ATLANTA – Children with standard-risk B-lineage acute lymphoblastic leukemia can be safely spared from at least some of the toxicity associated with anthracyclines, the results of a randomized clinical trial suggest.
The 5-year overall survival rate among children with B-cell lineage acute lymphoblastic leukemia (ALL) treated without daunorubicin in the induction regimen was 98%, compared with 97.3% of those who received the anthracycline, Dr. Andre Baruchel reported at the annual meeting of the American Society of Hematology.
Event-free survival rates 5 years after randomization were also virtually identical, at 92.8% without daunorubicin and 92.6% with daunorubicin, said Dr. Baruchel, head of the pediatric hematology department at Robert Debré University Hospital (Assistance Publique Hôpitaux) in Paris.
"There was no difference in terms of complete remission rate, MRD [minimal residual disease] levels, event-free survival, overall survival, [and] cumulative incidence of relapse, secondary malignancy. Whatever the criteria you choose for trying to capture any difference between receiving or not receiving daunorubicin in these patients, you cannot find it," he said.
By cutting daunorubicin out of the induction phase, the investigators were able to reduce the total cumulative dose from 155 mg/m2 to 75 mg/m2.
Children with standard-risk B-cell lineage ALL comprise about 55%-60% of all cases, and generally have the best prognosis with modern chemotherapy, with overall survival rates hovering around 90%.
Anthracyclines were introduced in the late 1970s, and have become a mainstay for ALL therapy in both children and adults, but the evidence for including them in induction regimens has been weak, Dr. Baruchel said. He noted that a recent Cochrane Review of randomized studies of anthracyclines in leukemia found only three studies with sufficiently robust evidence, and none had been performed within the last 20 years.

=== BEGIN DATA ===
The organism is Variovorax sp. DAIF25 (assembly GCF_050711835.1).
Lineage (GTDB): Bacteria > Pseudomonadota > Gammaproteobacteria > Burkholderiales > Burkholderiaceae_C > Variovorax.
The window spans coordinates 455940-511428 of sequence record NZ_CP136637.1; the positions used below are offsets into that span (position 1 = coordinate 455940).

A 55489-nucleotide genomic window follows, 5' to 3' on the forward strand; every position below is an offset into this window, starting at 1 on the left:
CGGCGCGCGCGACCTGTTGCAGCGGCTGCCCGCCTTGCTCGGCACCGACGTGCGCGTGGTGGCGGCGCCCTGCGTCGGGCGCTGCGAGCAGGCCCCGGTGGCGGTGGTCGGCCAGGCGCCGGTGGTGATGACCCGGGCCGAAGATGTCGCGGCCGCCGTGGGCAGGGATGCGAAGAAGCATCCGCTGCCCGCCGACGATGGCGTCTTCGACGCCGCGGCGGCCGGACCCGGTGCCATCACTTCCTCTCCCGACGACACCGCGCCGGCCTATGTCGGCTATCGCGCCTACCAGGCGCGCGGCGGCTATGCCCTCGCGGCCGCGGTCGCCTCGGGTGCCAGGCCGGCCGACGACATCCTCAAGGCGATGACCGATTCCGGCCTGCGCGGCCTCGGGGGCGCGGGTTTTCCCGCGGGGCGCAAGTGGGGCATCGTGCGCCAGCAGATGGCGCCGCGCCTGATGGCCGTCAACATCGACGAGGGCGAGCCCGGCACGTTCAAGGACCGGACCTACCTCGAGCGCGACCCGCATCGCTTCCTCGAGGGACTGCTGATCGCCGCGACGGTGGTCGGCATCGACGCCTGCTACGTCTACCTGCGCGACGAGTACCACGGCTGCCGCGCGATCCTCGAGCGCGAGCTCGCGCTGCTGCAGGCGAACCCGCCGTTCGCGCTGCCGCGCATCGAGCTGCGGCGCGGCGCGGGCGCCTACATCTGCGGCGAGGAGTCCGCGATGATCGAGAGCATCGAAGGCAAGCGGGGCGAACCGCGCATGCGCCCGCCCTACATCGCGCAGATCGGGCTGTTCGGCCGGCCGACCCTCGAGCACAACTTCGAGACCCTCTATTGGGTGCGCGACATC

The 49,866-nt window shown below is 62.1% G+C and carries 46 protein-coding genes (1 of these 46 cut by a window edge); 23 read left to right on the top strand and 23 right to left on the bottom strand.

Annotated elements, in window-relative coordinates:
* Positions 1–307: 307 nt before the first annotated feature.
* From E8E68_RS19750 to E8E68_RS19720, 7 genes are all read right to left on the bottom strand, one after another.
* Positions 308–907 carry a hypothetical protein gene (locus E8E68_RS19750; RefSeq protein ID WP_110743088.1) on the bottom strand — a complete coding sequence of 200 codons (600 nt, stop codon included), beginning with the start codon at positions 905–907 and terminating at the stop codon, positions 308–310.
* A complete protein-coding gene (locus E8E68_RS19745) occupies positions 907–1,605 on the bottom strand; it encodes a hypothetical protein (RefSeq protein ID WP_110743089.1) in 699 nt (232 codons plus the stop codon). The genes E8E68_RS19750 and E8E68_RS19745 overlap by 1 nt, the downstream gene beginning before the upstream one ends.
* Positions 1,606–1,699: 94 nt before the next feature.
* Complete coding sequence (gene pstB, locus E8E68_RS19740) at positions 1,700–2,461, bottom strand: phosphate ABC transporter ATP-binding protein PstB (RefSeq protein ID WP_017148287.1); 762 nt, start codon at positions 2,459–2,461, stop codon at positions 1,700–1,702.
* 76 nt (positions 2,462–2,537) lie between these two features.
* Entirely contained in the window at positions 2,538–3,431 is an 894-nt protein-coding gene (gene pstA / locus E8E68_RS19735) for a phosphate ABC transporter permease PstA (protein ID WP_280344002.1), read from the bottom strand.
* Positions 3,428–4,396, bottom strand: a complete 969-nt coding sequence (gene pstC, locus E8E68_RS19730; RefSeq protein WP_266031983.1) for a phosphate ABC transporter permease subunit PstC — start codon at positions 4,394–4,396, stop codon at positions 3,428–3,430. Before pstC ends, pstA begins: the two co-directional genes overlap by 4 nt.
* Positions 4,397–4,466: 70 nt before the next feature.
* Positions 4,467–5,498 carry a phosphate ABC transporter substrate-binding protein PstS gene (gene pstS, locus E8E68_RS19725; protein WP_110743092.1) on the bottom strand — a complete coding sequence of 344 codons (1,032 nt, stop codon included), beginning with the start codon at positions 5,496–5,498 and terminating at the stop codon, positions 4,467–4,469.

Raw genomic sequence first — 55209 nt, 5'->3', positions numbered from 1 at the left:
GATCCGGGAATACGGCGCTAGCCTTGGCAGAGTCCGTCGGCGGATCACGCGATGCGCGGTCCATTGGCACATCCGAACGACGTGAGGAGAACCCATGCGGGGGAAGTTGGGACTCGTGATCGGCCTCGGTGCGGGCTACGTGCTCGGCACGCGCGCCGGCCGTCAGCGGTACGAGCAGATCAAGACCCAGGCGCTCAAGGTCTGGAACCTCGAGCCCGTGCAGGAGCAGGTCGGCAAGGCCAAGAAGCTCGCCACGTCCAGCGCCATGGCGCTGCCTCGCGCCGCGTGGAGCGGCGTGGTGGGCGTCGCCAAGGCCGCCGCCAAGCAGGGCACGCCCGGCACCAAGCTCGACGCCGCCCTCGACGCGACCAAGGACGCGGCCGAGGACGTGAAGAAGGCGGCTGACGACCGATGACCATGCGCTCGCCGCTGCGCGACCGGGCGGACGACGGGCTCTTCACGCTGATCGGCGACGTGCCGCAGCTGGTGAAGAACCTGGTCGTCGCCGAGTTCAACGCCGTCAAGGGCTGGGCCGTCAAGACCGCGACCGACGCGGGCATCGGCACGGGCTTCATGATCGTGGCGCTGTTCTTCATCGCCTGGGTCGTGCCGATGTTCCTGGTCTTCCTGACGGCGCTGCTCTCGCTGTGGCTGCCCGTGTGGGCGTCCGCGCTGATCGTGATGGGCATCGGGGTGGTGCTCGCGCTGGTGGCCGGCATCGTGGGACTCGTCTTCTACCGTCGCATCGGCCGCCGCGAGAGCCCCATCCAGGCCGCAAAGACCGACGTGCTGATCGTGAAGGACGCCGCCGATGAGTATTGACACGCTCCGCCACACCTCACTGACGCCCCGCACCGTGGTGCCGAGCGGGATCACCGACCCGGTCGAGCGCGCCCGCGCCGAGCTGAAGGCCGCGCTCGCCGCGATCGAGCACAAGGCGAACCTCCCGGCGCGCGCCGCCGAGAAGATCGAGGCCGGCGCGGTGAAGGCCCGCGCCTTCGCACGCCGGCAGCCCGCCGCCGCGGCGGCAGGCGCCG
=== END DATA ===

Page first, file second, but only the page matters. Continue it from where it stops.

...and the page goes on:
Furthermore, anthracycline use varies with different protocols and risk groups, making it difficult to get a clear picture of their efficacy up front in ALL. What is clear, however, is that anthracyclines carry significant risk of both myelosuppression and cardiotoxicity, Dr. Baruchel said.
Hold the Daunorubicin?
To see whether they could safely eliminate daunorubicin from the induction regimen, the authors looked at 1,195 patients with standard-risk B-cell lineage ALL treated in the FRALLE 2000-A trial. The children, who ranged from 1 to 9 years in age, were treated with an induction regimen of prednisone prephase plus intrathecal methotrexate, dexamethasone 6 mg/m2 per day, vincristine, and L-asparaginase 6000 IU/m2 for nine infusions. Children were assessed for blood response on day 8, with a good response defined as less than 1000 blasts/mm3, and for an M1 bone marrow response on day 21 (less than 5% blasts).
In all, 94.7% of patients had a day 21 bone marrow morphology response, and 1,128 of these children were then randomized to either daunorubicin 40 mg/m2 on day 22 and day 29 (560 patients) or no daunorubicin (568).
The children were also assessed on day 35 for an end-of-induction response with bone marrow morphology and DNA-based polymerase chain reaction for MRD. The 61 patients who were not randomized because of inadequate bone marrow morphology received two infusions of daunorubicin.
Patients in the randomized phase went on to a 12-week-consolidation phase with vincristine, dexamethasone, mercaptopurine, and oral methotrexate. Consolidation was followed by a first delayed intensification phase, up to a total cumulative dose of daunorubicin of 75 mg/m2, interphase therapy, second delayed intensification, and a 24-month maintenance phase. Details of the regimen can be found in the abstract.
A molecular analysis showed that there was no difference in minimal residual disease measured at either 10-2 or 10-3 thresholds. Dr. Baruchel commented that there could possibly be a difference detected with more sensitive thresholds.
Similar Results in 1980s
Dr. William G. Woods, director of hematology/oncology at the Aflac Cancer Center and Blood Disorders Service at Children’s Healthcare of Atlanta, commented that similar trials were conducted in the United States in the late 1980s in standard-risk ALL, which showed that it was possible to safely eliminate daunorubicin from induction regimens.
Dr. Woods was not involved in the study, but moderated the briefing at which the data were presented.
Dr. Baruchel and Dr. Woods declared that they have no relevant conflicts of interest.